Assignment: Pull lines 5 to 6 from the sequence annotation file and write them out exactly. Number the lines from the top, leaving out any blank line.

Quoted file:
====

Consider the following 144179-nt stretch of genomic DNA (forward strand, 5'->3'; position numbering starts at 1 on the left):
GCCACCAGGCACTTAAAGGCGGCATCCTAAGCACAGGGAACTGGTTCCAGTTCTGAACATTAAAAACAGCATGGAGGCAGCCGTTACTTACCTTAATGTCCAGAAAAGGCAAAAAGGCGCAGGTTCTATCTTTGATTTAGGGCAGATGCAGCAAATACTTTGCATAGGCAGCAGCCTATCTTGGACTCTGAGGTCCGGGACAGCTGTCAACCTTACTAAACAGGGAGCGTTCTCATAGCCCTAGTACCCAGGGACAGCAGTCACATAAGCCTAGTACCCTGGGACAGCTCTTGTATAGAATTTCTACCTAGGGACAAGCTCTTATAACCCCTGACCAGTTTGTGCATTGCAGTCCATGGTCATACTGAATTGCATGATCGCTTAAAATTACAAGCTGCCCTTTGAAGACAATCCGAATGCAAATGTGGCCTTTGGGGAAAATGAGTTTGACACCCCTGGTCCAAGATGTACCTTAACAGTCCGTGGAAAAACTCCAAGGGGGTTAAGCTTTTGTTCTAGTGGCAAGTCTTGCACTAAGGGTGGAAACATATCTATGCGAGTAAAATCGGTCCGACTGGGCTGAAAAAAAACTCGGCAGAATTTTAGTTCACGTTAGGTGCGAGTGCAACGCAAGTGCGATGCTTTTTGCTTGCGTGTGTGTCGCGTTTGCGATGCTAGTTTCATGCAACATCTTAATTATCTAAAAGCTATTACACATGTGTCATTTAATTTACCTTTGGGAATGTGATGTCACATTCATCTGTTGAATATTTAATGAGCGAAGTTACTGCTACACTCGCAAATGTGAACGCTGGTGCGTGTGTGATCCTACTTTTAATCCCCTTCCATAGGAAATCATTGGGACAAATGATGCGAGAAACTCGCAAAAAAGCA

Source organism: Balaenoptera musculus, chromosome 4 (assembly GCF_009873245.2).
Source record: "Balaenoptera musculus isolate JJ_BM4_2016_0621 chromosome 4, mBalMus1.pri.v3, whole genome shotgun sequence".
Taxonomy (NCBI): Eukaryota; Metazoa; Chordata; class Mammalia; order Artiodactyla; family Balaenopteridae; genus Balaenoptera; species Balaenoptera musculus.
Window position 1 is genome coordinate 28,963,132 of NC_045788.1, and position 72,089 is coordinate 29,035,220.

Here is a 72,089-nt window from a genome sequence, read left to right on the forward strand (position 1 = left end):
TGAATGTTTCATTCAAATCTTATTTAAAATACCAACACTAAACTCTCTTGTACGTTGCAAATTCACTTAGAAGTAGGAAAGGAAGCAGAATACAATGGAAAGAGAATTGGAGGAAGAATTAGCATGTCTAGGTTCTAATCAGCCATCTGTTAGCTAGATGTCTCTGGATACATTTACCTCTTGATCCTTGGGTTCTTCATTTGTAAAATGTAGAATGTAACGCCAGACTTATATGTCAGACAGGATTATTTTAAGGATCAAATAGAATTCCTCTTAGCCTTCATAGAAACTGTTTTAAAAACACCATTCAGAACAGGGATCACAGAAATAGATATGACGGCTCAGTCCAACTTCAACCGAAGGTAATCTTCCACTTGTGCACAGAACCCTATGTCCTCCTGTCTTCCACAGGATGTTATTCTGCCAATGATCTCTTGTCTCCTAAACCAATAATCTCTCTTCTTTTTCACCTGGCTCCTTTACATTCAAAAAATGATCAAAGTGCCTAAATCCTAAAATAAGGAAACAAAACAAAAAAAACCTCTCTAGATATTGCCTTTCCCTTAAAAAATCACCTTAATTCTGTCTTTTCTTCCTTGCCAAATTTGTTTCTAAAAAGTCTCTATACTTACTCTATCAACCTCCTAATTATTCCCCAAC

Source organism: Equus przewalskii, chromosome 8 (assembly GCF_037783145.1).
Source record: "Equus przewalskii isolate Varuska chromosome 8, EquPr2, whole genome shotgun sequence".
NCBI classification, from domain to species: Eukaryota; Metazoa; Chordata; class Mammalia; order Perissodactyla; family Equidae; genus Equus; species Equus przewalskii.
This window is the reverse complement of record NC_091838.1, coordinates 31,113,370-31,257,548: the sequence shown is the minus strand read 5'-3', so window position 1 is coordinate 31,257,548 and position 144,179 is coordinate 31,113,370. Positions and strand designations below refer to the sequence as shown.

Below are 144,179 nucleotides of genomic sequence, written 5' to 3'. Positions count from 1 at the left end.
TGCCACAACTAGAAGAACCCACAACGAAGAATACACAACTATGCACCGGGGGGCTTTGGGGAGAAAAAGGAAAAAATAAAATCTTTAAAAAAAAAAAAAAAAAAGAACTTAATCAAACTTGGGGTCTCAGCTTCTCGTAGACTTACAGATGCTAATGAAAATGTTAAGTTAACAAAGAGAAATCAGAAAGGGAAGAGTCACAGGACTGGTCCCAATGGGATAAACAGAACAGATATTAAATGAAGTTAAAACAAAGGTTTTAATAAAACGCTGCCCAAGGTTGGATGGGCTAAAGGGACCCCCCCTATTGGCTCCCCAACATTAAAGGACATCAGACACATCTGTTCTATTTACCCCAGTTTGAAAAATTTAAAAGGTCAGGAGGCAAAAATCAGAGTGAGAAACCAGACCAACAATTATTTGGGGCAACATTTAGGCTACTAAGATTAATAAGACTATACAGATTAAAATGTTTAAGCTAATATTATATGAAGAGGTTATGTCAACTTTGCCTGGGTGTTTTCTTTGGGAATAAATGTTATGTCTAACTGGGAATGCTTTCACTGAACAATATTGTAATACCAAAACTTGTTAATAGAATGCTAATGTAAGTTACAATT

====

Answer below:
Taxonomy (NCBI): Eukaryota; Metazoa; Chordata; class Mammalia; order Artiodactyla; family Balaenopteridae; genus Balaenoptera; species Balaenoptera musculus.
Window position 1 is genome coordinate 28,963,132 of NC_045788.1, and position 72,089 is coordinate 29,035,220.